Bancquart has also written several volumes of poetry. In Opéra des limites, according to Maryann De Julio in World Literature Today, Bancquart strives "to reinscribe the limits of the female experience in poetry so that she may transgress and reinvent that experience with unexpected combinations of images that have been perceived heretofore as marginal." Énigmatiques, another volume of Bancquart's poetry, "offers a long, loosely constituted suite of untitled and unrhymed free-verse poems," observed Michael Bishop in World Literature Today. Bishop called the poems "at once speculative and combative, but beyond this even, it wills itself into a manner combining a giving of the world, its minima, its ordinariness." Bishop concluded, Énigmatiques is "a fine book from one of our fine poets."
BIOGRAPHICAL AND CRITICAL SOURCES:
À la voix de Marie-Claire Bancquart, Cherche-Midi (Paris, France), 1996.
Comparative Literature, summer, 1971, D. Bresky, review of Anatole France Polémiste, p. 273-76.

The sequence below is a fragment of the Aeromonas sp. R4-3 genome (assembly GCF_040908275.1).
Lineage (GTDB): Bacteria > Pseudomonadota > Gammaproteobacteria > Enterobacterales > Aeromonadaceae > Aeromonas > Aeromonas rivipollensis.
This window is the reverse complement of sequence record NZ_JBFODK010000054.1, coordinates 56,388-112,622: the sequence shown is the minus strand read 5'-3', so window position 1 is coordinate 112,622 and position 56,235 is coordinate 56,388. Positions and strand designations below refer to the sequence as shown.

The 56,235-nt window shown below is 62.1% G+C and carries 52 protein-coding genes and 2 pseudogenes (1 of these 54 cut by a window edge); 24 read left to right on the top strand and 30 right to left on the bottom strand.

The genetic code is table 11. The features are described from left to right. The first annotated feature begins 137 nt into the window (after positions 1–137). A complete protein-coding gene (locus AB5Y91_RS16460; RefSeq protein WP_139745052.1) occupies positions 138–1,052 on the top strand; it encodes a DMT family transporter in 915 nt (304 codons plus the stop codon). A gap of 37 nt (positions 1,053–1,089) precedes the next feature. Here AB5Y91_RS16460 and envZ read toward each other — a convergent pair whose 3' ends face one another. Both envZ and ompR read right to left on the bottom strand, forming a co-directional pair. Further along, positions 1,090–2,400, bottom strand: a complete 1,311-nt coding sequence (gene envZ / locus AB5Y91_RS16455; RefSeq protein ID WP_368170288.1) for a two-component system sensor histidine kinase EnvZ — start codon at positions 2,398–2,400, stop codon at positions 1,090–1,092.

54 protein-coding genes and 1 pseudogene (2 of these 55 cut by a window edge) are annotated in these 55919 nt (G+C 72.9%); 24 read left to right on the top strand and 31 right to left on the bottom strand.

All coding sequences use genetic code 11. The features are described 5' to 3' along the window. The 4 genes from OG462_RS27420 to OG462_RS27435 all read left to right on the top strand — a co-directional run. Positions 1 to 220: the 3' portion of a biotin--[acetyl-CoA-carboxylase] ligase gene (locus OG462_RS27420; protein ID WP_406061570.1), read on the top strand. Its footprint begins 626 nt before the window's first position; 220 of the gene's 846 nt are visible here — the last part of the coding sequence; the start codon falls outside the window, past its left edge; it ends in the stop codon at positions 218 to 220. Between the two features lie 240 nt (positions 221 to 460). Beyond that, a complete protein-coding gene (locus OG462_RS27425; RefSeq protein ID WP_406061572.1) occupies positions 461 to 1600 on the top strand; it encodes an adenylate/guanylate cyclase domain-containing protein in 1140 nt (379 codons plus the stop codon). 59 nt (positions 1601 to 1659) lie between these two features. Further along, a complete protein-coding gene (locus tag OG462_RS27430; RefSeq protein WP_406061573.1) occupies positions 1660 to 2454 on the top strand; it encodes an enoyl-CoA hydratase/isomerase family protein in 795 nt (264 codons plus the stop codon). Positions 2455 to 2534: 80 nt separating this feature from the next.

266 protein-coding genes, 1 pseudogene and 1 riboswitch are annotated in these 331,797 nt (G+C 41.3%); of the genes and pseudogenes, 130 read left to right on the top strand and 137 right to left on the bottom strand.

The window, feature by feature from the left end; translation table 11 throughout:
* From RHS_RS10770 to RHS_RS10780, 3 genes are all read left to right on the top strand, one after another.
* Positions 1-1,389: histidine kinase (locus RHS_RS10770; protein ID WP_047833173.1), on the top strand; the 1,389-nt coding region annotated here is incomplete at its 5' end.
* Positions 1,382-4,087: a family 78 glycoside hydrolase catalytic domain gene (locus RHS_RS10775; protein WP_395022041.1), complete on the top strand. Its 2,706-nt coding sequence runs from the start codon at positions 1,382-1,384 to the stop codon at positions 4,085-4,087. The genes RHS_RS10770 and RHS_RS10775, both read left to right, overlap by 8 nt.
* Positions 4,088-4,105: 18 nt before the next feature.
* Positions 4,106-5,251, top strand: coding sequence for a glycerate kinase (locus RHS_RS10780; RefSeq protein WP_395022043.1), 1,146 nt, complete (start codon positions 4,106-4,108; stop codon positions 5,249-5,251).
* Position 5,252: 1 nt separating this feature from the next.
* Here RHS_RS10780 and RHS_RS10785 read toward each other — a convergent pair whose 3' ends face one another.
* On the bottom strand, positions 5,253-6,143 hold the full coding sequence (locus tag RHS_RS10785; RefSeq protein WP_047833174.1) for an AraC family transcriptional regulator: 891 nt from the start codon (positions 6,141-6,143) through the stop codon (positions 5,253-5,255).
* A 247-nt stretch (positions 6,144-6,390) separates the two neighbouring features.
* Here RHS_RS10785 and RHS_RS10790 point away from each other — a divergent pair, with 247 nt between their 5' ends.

French Studies, issue 2, April, 1992, S. Beynon John, review of Anatole France: Les Dieux ont soif and Anatole France: La Rôtisserie de la reine Pédauque, p. 216; issue 3, July, 1992, S. Beynon John, review of Anatole France: Le Crime de Sylvestre Bonnard, p. 346; issue 2, April, 1994, S. Beynon John, review of Anatole France: Le Lys rouge, p. 223; issue 4, October, 1998, David H. Walter, review of Littérature française du XXe, p. 483.
Times Literary Supplement, February 22, 1980, Eugen Weber, "From Scarlet to Mauve," p. 203-204; October 7, 1994, David Coward, "Too Good to Be True," p. 4-6.
World Literature Today, spring, 1989, Maryann De Julio, review of Opéra des limites, p. 279; summer, 1993, Anna Otten, p. 589; summer, 1996, Michael Bishop, review of Énigmatiques, p. 655; summer, 1993, Anna Otten, review of Littérature française du XXe.
Les Éditions Gallimard,http://www.gallimard.fr/ (April 14, 2003).*